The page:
On a separate note, your RUN/STOP circuit is not working. Since DEPOSIT, EXAMINE, etc., are working, the problem is probably not with IC X or O where this usually fails. It's probably back closer to the switch itself and is either the switch or IC V, S, or H. You're lucky your machine tends to power up stopped!

Mike

inakito
November 17th, 2015, 03:48 PM
>>D1 and D0 should be on and off respectively. What 8 bit value do you see on the data lights at this step?
Correct, at this step it shows D0=0 D1=1.

>>If the character came in, D1 and D0 should both be on.
The value on D0 does not change, when I press keys on the terminal side. It is always zero.

deramp5113
November 17th, 2015, 05:01 PM
Sounds like checking out signal routing from the 6850 to 1488/1489, to DB25, through cable, to DB9 and PC is the next step. Sounds like the program is running properly.

Mike

glitch
November 17th, 2015, 06:37 PM
Sounds like checking out signal routing from the 6850 to 1488/1489, to DB25, through cable, to DB9 and PC is the next step. Sounds like the program is running properly.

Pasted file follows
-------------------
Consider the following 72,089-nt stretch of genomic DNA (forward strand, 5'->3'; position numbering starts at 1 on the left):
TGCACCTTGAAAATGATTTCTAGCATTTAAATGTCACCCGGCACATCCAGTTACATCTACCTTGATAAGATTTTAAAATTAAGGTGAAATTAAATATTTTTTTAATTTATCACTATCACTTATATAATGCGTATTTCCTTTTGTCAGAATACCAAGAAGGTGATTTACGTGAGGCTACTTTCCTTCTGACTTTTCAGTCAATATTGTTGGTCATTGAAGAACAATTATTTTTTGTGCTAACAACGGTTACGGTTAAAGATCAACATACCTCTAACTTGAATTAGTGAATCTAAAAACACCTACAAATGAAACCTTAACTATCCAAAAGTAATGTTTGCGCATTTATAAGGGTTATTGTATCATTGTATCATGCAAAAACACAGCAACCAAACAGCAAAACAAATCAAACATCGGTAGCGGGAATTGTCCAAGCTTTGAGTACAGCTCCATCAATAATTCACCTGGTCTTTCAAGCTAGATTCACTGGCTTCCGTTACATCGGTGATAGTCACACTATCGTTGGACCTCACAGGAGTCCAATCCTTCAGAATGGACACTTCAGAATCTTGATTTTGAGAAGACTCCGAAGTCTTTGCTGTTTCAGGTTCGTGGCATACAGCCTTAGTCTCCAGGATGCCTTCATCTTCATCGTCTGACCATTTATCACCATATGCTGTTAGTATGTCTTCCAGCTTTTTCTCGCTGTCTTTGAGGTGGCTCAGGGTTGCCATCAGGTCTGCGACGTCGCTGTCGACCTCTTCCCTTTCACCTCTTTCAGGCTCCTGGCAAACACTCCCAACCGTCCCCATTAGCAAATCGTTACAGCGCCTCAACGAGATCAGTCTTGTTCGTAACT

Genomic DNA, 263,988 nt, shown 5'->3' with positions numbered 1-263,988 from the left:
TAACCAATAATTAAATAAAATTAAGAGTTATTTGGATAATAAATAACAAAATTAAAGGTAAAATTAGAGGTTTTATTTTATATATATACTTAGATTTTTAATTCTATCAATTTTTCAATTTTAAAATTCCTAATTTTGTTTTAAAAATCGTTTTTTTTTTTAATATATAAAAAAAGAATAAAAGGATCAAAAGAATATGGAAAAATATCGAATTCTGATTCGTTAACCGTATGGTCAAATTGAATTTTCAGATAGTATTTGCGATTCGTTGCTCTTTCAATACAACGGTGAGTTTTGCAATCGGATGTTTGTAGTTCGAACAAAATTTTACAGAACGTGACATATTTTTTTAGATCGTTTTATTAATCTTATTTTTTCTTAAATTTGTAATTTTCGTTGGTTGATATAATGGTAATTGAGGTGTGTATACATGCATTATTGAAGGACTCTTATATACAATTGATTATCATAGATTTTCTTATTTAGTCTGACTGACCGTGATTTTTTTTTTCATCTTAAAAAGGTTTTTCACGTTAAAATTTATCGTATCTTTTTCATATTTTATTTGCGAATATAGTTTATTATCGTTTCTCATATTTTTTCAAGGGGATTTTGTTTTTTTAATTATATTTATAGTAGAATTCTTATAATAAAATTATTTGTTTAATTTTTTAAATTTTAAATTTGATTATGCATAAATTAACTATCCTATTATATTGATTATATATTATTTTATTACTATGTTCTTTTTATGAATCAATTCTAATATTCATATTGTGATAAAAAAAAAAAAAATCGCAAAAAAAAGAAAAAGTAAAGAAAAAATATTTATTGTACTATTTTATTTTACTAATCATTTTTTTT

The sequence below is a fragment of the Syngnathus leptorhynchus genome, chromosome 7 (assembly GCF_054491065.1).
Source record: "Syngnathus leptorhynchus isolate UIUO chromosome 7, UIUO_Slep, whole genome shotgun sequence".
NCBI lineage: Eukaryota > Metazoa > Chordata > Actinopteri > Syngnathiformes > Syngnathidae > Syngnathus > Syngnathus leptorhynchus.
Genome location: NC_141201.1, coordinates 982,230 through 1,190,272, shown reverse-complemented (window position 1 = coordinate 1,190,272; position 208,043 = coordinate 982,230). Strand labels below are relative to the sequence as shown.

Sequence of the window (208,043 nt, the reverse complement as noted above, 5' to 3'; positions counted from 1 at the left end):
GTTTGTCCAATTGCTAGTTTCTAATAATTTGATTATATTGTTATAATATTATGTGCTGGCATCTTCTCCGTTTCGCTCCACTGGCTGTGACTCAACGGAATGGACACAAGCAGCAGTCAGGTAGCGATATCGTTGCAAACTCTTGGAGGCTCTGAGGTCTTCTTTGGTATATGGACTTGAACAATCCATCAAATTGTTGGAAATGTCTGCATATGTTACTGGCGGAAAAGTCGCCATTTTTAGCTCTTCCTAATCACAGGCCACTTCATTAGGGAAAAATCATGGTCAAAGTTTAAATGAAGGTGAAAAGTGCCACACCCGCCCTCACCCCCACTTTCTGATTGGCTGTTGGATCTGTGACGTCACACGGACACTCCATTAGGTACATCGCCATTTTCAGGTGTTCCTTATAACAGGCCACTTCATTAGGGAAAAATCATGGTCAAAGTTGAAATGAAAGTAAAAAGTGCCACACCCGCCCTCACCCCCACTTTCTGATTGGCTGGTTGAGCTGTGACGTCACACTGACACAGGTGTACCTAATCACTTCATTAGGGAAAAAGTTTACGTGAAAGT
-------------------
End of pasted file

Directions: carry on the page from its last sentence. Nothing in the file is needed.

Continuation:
A quick serial line check I like to use is to pull the ACIA and put a wire jumper between the TX and RX pins. You should get echo on your terminal. This tests the cable and the transceivers.

Chuck(G)
November 17th, 2015, 07:18 PM
An inexpensive logic probe can get to the bottom of a lot of things, this included. For example, one that has a pulse detector will tell you what's coming in or out of the UART.

glitch
November 18th, 2015, 04:00 AM
An inexpensive logic probe can get to the bottom of a lot of things, this included. For example, one that has a pulse detector will tell you what's coming in or out of the UART.